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Amish Fiction | Amish Recipes | Information for Research Papers, Essays, and Speeches
Requests for information about the Amish is a popular question at just about any library Reference Desk. People want to know about Amish fiction books and stories, Amish nonfiction books, Amish recipes, the Amish community, Amish lifestyle, Amish furniture, and much more. This web page makes an attempt at presenting the books, information, and resources to help you find answers to your questions about the Amish.
The Amish have always been seen as a fascinating culture to the non-Amish population, known as “The English” by the Amish. When so many people (Englishers) are desperate to get their hands on the latest technological product, like a smart phone, it is ASTONISHING that there is a group of people who have no desire for such technology. It is simply unimaginable to many of the non-Amish population.
However, the interest in the Amish goes beyond witnessing a culture that is different. With the economy being as terrible as it is and so many people suffering, it is only natural for people to seek escape or look for hope. Compared to an unstable future, the Amish lifestyle offers some degree of security. The Amish environment seems SO serene when compared to the very busy lives that many of the “English” face.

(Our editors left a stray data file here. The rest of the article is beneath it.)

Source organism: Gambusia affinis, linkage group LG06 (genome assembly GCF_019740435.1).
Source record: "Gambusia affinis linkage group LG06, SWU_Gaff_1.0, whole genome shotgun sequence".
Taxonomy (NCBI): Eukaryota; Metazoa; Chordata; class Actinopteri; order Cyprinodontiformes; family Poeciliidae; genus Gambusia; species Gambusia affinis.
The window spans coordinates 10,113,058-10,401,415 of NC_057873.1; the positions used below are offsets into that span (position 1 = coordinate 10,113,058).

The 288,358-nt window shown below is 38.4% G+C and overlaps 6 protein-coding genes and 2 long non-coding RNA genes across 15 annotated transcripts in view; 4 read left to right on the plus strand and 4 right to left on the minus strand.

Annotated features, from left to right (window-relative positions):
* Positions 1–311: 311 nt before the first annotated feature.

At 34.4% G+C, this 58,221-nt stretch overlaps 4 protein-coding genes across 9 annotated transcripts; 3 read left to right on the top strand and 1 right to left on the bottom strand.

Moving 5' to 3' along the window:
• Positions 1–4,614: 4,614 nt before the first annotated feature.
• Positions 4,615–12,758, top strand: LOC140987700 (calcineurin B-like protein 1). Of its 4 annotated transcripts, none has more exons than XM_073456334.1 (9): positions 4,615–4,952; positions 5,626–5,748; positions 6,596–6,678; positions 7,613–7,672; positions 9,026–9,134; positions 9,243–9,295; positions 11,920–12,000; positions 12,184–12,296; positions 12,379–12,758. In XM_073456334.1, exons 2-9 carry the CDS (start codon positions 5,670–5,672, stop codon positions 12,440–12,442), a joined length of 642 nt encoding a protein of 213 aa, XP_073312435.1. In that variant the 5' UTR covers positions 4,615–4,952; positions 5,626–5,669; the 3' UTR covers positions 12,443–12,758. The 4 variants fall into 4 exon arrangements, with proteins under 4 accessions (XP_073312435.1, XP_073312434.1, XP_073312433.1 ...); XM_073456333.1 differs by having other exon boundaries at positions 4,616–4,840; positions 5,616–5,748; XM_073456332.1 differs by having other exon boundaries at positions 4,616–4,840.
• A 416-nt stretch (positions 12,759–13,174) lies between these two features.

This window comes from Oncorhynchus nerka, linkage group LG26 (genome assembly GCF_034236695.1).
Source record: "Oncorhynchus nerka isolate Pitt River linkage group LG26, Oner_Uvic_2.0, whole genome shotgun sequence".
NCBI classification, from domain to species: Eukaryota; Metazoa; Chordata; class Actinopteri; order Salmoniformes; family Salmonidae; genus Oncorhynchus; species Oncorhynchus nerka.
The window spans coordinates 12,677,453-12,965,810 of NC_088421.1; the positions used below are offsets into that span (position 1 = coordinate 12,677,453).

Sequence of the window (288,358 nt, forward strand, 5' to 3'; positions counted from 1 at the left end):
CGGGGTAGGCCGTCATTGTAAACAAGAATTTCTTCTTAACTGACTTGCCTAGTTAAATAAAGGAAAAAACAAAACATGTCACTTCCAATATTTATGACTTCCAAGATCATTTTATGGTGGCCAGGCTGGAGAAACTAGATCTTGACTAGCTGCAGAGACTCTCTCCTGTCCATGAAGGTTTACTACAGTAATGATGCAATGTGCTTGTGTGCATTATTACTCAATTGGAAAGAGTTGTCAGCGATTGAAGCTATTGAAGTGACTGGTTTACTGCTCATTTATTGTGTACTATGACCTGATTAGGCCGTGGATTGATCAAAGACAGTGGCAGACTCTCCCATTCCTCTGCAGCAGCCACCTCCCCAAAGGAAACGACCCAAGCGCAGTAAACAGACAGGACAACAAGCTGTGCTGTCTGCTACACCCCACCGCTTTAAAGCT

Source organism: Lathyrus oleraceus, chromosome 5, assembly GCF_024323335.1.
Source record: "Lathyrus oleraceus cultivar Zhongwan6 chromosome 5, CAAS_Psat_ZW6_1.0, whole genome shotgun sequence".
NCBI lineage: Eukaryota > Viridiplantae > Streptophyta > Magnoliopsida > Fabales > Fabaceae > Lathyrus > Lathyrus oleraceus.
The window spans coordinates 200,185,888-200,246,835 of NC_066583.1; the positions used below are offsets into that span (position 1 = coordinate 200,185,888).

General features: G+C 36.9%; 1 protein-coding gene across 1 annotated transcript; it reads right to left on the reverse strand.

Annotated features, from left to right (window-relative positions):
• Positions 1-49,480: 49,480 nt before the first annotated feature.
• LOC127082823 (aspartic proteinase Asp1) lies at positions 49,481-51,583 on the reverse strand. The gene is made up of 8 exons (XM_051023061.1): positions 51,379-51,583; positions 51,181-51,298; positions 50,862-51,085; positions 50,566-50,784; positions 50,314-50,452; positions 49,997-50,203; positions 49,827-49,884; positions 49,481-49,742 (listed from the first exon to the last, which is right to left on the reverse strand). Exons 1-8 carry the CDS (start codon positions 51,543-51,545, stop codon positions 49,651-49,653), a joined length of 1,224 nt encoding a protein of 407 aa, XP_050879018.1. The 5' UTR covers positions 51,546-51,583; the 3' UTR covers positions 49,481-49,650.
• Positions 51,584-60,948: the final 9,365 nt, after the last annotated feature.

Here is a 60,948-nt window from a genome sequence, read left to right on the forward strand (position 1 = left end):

The Amish community is seen as a different place and time where a person can find peace. It offers a simpler life in a “community” where spirituality and order reigns. It is a world that brings back fond memories of a time long gone. It is a nostalgic world of the smells of freshly baked bread, the warmth of grandma’s handmade quilt, and other such pleasures. The colorful green pastures and sounds of a gently, bubbling stream seems a whole lot better than seeing the gray color of concrete office buildings and the sounds of urban traffic.
The following is a list of popular authors of Amish Christian fiction books including a list of their books featuring Amish characters. This includes adult, young adult, and childrens’ fiction as well as nonfiction Amish books. Although a few of these authors are known to be more “authentic” in their depiction of Amish life within their books, you need to remember that these are FICTION stories. The setting is the desired Amish community, BUT many of the authors take some liberty with the storyline in the interest of presenting an interesting or inspirational story. Having said that, the following authors provide a variety of stories that are very popular with readers.